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Publication numberUS7182984 B2
Publication typeGrant
Application numberUS 09/979,067
PCT numberPCT/JP2001/001933
Publication dateFeb 27, 2007
Filing dateMar 13, 2001
Priority dateMar 17, 2000
Fee statusLapsed
Also published asDE60108693D1, DE60133946D1, EP1187723A1, EP1187723B1, EP1502761A1, EP1502761B1, US20030031839, WO2001070510A1
Publication number09979067, 979067, PCT/2001/1933, PCT/JP/1/001933, PCT/JP/1/01933, PCT/JP/2001/001933, PCT/JP/2001/01933, PCT/JP1/001933, PCT/JP1/01933, PCT/JP1001933, PCT/JP101933, PCT/JP2001/001933, PCT/JP2001/01933, PCT/JP2001001933, PCT/JP200101933, US 7182984 B2, US 7182984B2, US-B2-7182984, US7182984 B2, US7182984B2
InventorsKenji Kohno, Noriaki Ohtani
Original AssigneeHitachi Maxell, Ltd.
Export CitationBiBTeX, EndNote, RefMan
External Links: USPTO, USPTO Assignment, Espacenet
Ink jet-recording medium and method for producing the same
US 7182984 B2
Abstract
An ink jet-printing medium comprising a substrate and an ink-receptive layer which has at least one layer and is formed on at least one major surface of the substrate, in which at least one layer of the ink-receptive layer contains fibrous fine powder as a pigment in an amount of at least 20% by weight of the total weight of the whole pigment contained in the layer which contains the fibrous fine powder. This medium can be produced at a low cost and has high printing quality while suppressing the discoloration or fading of the prints.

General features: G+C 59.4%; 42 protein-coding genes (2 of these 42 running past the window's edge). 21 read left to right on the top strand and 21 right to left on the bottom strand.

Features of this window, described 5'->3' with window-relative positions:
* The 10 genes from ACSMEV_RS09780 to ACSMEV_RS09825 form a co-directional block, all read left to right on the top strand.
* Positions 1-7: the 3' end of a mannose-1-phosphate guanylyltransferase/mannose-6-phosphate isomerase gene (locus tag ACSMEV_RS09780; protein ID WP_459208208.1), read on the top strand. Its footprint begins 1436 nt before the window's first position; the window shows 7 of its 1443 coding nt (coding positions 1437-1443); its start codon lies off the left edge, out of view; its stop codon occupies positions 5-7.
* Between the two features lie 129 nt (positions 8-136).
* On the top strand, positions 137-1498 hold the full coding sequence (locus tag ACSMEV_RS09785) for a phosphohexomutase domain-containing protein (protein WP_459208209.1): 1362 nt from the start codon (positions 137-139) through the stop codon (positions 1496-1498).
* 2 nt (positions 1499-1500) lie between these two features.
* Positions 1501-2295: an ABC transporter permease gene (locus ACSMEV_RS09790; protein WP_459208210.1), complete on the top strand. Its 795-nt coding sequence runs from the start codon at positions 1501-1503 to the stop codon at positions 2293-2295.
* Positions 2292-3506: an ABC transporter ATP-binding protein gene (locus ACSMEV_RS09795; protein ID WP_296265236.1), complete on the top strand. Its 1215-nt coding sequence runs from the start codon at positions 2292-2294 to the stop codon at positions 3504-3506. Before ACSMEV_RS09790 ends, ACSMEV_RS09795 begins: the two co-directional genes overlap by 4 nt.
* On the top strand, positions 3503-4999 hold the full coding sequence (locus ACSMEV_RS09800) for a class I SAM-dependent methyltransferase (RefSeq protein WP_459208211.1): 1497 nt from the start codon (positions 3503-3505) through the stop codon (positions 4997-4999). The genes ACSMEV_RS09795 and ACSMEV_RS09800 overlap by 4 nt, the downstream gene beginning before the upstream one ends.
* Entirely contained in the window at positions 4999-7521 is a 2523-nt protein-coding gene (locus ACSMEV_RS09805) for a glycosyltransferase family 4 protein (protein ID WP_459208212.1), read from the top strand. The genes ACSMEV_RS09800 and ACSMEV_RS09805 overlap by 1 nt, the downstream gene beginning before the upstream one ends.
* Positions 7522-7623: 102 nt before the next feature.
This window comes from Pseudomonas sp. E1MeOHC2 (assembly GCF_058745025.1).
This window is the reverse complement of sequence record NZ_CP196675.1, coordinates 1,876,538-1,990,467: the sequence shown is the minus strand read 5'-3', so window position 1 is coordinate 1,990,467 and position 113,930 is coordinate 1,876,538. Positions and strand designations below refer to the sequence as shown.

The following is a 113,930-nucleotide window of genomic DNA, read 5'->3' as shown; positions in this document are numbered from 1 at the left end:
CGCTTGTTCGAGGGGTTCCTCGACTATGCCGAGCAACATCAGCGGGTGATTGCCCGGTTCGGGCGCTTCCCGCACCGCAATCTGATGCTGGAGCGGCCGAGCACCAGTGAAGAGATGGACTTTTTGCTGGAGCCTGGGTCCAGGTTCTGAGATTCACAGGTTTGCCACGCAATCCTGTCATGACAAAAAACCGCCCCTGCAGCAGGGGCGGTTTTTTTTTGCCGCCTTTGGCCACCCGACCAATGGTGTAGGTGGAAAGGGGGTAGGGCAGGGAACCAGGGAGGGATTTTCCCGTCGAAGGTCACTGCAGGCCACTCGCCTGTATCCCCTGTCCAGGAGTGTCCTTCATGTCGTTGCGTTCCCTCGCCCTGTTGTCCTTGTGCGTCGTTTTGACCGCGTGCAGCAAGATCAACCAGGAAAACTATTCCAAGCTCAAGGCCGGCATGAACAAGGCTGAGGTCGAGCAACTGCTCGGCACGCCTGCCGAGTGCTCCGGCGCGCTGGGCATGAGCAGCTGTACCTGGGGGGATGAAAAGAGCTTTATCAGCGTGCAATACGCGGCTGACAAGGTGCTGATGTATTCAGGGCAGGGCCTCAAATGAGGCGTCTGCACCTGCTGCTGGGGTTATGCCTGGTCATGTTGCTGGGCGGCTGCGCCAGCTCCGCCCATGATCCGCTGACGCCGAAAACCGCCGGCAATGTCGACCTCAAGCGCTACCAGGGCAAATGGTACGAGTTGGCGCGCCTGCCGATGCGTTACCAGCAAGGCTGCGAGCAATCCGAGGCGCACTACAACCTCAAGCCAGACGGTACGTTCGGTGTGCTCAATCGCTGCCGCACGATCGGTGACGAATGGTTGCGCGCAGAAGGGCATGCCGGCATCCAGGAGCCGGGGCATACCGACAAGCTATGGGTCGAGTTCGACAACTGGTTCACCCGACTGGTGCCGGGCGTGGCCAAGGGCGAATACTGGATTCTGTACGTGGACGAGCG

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Claims(9)
1. An ink jet-printing medium comprising a substrate and an ink-receptive layer which comprises at least one layer and is formed on at least one major surface of the substrate, wherein at least one layer of the ink-receptive layer contains fibrous fine powder as a pigment in an amount of at least 80% by weight of the total weight of the whole pigment contained in the layer which contains the fibrous fine powder, wherein an average length or average particle size of said fibrous fine powder is 10 to 85 μm, wherein the substrate comprises a paper sheet or a resin film, wherein said fibrous fine powder comprises at least one fibrous material selected from cellulose, cotton, silk, wool and chitosan, and wherein said ink-receptive layer contains 14 to 50% by weight of polyvinyl alcohol, and 4% by weight or less of a cationic agent.